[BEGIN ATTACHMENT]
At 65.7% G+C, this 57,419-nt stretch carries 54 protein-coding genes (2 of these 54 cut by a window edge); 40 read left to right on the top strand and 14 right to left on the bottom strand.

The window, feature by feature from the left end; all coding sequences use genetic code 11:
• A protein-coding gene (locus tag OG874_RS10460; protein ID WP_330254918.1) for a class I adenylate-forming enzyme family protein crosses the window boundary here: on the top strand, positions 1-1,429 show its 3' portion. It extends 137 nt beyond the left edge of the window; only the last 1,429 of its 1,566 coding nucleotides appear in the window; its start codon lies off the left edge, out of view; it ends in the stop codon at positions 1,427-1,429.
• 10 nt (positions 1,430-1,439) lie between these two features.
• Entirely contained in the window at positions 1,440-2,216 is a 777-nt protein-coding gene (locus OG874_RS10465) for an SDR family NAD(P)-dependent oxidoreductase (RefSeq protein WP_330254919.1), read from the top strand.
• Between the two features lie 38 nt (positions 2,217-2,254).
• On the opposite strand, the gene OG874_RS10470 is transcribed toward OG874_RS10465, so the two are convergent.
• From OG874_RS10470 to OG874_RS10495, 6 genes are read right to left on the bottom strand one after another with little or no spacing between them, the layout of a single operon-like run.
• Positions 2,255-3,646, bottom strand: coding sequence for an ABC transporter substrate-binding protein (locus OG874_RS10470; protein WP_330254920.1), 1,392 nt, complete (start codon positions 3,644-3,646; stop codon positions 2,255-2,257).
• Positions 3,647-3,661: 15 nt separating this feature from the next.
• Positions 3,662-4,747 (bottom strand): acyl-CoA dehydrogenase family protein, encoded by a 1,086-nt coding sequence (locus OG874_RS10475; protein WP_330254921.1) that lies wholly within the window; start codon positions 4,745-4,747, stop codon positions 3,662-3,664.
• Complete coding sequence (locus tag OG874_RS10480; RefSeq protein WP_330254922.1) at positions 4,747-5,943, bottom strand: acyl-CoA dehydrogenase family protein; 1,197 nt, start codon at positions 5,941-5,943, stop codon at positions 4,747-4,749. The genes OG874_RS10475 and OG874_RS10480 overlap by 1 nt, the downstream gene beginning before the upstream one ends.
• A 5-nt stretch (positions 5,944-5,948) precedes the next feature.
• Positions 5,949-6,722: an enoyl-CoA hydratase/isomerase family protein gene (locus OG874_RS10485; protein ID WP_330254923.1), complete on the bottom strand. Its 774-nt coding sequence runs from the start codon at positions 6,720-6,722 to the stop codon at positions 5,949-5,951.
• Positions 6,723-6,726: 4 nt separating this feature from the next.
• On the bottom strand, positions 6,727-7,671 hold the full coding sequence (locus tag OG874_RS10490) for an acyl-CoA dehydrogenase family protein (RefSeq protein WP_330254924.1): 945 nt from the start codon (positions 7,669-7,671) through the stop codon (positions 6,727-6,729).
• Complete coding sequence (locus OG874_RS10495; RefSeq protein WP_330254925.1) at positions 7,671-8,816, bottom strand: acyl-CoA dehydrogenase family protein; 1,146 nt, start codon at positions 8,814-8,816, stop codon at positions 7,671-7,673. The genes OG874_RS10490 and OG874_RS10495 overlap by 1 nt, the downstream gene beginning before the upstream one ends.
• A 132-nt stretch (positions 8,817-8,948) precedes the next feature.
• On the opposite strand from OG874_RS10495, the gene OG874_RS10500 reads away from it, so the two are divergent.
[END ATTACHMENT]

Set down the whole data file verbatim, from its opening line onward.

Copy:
At 65.7% G+C, this 57,419-nt stretch carries 54 protein-coding genes (2 of these 54 cut by a window edge); 40 read left to right on the top strand and 14 right to left on the bottom strand.

The window, feature by feature from the left end; all coding sequences use genetic code 11:
• A protein-coding gene (locus tag OG874_RS10460; protein ID WP_330254918.1) for a class I adenylate-forming enzyme family protein crosses the window boundary here: on the top strand, positions 1-1,429 show its 3' portion. It extends 137 nt beyond the left edge of the window; only the last 1,429 of its 1,566 coding nucleotides appear in the window; its start codon lies off the left edge, out of view; it ends in the stop codon at positions 1,427-1,429.
• 10 nt (positions 1,430-1,439) lie between these two features.
• Entirely contained in the window at positions 1,440-2,216 is a 777-nt protein-coding gene (locus OG874_RS10465) for an SDR family NAD(P)-dependent oxidoreductase (RefSeq protein WP_330254919.1), read from the top strand.
• Between the two features lie 38 nt (positions 2,217-2,254).
• On the opposite strand, the gene OG874_RS10470 is transcribed toward OG874_RS10465, so the two are convergent.
• From OG874_RS10470 to OG874_RS10495, 6 genes are read right to left on the bottom strand one after another with little or no spacing between them, the layout of a single operon-like run.
• Positions 2,255-3,646, bottom strand: coding sequence for an ABC transporter substrate-binding protein (locus OG874_RS10470; protein WP_330254920.1), 1,392 nt, complete (start codon positions 3,644-3,646; stop codon positions 2,255-2,257).
• Positions 3,647-3,661: 15 nt separating this feature from the next.
• Positions 3,662-4,747 (bottom strand): acyl-CoA dehydrogenase family protein, encoded by a 1,086-nt coding sequence (locus OG874_RS10475; protein WP_330254921.1) that lies wholly within the window; start codon positions 4,745-4,747, stop codon positions 3,662-3,664.
• Complete coding sequence (locus tag OG874_RS10480; RefSeq protein WP_330254922.1) at positions 4,747-5,943, bottom strand: acyl-CoA dehydrogenase family protein; 1,197 nt, start codon at positions 5,941-5,943, stop codon at positions 4,747-4,749. The genes OG874_RS10475 and OG874_RS10480 overlap by 1 nt, the downstream gene beginning before the upstream one ends.
• A 5-nt stretch (positions 5,944-5,948) precedes the next feature.
• Positions 5,949-6,722: an enoyl-CoA hydratase/isomerase family protein gene (locus OG874_RS10485; protein ID WP_330254923.1), complete on the bottom strand. Its 774-nt coding sequence runs from the start codon at positions 6,720-6,722 to the stop codon at positions 5,949-5,951.
• Positions 6,723-6,726: 4 nt separating this feature from the next.
• On the bottom strand, positions 6,727-7,671 hold the full coding sequence (locus tag OG874_RS10490) for an acyl-CoA dehydrogenase family protein (RefSeq protein WP_330254924.1): 945 nt from the start codon (positions 7,669-7,671) through the stop codon (positions 6,727-6,729).
• Complete coding sequence (locus OG874_RS10495; RefSeq protein WP_330254925.1) at positions 7,671-8,816, bottom strand: acyl-CoA dehydrogenase family protein; 1,146 nt, start codon at positions 8,814-8,816, stop codon at positions 7,671-7,673. The genes OG874_RS10490 and OG874_RS10495 overlap by 1 nt, the downstream gene beginning before the upstream one ends.
• A 132-nt stretch (positions 8,817-8,948) precedes the next feature.
• On the opposite strand from OG874_RS10495, the gene OG874_RS10500 reads away from it, so the two are divergent.